photoCarpenterBeesCarpenter bees (Xylocopa virginica) are very active from early spring through summer around houses and other wooden structures. These insects bore one-half (½) inch wide holes that appear to be perfectly round on exterior wooden surfaces of house siding, eaves, window trim, porch ceilings, fascia boards, shingles, decks and even outdoor wooden furniture. The bees chew one half inch per day to open the entrance hole, and then move at a faster pace as they move with the grain to expand the tunnels.

Homeowners are often frightened by these pesky black bees that fly erratically around their homes. The male carpenter bee is very territorial and protects its nesting sites by hovering, buzzing, and attacking intruders. Although the male is aggressive, it does not have a stinger, making it harmless. The females do have a stinger but are docile and rarely sting and then only if handled or touched.


Homeowners often refer to these large, dark colored insects as bumble bees because of their similarities in size and appearance. Carpenter bees nest in excavated wooden tunnels. Bumble bees nest in the ground. Carpenter bees are robust, heavy-bodied bees that range ¾ to I inch in length. The carpenter bee can be identified by having bright yellow, orange or white hairs on the thorax and a black shiny abdomen. The bumble bee has a hairy abdomen, black or yellow in color. The male carpenter bee can be identified by having white markings on the head.

Life Cycle

Adult female and male carpenter bees overwinter (survive the winter) in abandoned nest tunnels in which they have stored small amounts of pollen. The adults emerge in the spring (April and May) when the temperatures reach 70º F, mate, and search for nest sites. Females may use an old abandoned nest tunnel or excavate a new gallery to lay her eggs in a series of six to eight cells. Females supply each cell with “bee bread” (a mixture of pollen and nectar), lay an egg on the food mass and seal off each cell with chewed wood pulp. The egg hatches and the larvae develops from May through September and emerges by chewing through the wall of the cell as an adult bee sometime in the late summer.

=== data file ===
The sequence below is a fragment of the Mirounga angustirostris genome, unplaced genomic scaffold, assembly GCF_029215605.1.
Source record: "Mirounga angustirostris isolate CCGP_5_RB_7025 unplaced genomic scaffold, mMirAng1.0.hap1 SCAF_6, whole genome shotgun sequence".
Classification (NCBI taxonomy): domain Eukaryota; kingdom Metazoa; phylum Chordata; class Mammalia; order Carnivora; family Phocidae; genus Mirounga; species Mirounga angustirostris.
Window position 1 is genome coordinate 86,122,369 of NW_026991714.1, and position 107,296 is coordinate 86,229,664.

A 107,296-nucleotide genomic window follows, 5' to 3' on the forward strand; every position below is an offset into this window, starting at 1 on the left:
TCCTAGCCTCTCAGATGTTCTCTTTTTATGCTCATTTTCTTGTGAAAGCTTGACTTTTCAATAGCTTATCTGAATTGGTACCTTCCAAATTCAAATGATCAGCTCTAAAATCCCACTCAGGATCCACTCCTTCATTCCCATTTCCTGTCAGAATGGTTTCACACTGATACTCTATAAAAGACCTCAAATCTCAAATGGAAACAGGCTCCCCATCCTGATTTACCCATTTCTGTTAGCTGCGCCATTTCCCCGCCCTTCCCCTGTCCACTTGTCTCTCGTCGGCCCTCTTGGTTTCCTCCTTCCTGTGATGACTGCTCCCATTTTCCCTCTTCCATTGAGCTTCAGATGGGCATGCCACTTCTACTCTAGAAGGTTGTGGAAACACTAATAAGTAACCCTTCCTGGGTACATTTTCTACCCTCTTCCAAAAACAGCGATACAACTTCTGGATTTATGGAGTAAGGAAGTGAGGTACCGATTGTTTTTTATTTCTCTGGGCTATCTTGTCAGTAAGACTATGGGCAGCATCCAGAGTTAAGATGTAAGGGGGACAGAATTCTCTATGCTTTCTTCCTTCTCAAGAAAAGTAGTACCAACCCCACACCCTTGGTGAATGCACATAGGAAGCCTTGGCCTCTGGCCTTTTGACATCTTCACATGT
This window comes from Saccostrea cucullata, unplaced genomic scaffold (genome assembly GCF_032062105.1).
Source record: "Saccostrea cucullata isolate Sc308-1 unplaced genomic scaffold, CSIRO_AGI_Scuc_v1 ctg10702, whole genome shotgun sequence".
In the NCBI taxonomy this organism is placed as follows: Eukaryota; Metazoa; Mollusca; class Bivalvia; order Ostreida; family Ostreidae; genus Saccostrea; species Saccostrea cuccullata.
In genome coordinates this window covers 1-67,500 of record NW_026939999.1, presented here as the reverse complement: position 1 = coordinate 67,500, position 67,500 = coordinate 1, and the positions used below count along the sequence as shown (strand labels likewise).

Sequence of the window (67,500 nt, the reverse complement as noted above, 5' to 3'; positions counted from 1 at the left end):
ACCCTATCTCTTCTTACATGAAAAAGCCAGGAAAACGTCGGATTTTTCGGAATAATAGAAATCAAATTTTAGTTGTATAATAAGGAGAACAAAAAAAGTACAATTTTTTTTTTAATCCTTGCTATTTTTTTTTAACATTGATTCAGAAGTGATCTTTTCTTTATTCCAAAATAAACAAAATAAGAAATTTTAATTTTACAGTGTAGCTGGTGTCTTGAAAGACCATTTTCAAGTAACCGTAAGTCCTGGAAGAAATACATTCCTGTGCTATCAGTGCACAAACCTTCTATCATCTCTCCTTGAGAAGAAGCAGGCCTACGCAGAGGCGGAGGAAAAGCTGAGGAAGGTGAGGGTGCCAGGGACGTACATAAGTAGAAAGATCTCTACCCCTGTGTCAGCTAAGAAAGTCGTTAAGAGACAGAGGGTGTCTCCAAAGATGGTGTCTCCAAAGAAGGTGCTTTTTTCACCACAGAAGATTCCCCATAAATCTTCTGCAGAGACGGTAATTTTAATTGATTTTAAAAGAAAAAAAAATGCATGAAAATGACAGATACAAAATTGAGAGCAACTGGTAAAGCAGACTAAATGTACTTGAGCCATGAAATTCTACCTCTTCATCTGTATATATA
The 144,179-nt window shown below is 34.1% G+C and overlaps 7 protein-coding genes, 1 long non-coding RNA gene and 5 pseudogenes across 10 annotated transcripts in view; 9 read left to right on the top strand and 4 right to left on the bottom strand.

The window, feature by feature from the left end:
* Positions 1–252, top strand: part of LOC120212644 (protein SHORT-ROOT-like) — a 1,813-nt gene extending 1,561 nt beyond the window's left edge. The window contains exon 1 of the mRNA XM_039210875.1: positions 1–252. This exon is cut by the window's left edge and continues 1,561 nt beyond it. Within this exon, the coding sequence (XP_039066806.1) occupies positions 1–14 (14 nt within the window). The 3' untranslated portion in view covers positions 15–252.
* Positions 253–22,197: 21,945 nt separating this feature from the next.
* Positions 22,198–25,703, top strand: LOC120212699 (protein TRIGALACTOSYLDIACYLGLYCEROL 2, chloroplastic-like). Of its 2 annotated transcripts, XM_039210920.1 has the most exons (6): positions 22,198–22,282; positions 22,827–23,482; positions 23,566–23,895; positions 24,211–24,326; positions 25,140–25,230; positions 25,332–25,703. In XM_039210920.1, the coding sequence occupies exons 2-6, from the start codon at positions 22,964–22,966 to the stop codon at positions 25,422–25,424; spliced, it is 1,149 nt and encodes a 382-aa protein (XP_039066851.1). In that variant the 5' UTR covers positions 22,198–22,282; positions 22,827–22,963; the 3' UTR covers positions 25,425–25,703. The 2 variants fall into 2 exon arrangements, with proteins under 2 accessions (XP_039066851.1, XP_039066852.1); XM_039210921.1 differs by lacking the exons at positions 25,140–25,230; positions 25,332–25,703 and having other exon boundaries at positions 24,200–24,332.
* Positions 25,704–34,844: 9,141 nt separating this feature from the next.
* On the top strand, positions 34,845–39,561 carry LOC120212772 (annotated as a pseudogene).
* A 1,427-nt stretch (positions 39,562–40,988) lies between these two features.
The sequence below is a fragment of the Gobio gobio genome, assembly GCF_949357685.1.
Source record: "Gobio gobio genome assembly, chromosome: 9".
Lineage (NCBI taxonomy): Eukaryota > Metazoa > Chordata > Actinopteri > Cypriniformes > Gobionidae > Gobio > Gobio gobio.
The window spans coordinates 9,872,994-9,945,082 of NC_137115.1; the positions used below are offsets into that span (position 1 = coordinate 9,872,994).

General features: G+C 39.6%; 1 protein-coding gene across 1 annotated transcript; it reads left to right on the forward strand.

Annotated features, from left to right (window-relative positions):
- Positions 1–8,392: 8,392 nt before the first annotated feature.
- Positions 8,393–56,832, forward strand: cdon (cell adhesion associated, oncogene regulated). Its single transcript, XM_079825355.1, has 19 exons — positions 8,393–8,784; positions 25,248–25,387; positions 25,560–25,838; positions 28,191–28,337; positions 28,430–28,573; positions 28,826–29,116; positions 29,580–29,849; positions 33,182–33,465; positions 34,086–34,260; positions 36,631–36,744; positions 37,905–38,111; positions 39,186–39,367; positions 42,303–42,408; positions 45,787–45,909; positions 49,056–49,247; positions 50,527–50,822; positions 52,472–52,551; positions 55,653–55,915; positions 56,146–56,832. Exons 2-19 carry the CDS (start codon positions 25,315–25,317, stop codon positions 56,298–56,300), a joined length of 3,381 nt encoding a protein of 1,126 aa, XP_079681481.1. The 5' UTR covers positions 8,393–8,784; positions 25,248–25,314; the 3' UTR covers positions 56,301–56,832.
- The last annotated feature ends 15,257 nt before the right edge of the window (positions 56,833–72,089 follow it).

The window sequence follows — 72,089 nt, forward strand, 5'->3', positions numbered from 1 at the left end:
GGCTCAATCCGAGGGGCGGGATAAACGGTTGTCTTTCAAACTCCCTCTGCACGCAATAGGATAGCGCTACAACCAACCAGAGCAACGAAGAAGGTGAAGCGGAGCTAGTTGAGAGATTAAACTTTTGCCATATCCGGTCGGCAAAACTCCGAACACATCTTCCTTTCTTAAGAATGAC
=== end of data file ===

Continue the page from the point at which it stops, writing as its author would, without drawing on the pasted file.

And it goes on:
Economic Importance

Carpenter bees are nuisance pests in most cases, but they can cause considerable structural damage from repeated colonization of the same area year after year. Fine sawdust caused by the adult bee’s excavating activities during the spring of the year will normally be found lying on the ground beneath the gallery entrances. Repeated boring activities may result in unsightly stains caused by falling bee waste around the entrance hole. Homeowners often notice a buzzing or burrowing sound coming from within the wood this time of year. The excavating bee will bore directly into the wood with her mouthparts for about 1 inch, then turn sharply and bore at a 90° angle usually along the grain of the wood. Normally, the gallery will extend about 4 to 6 inches, but with repeated use galleries have measured up to 10 feet long. Nest sites made by a single bee result in slight damage. Repeated colonization over several years, however, may result in considerable damage. Once carpenter bees have laid eggs at a site, unless the site is altered and made unfavorable, they will return year after year to excavate and expand the tunnel and lay more eggs.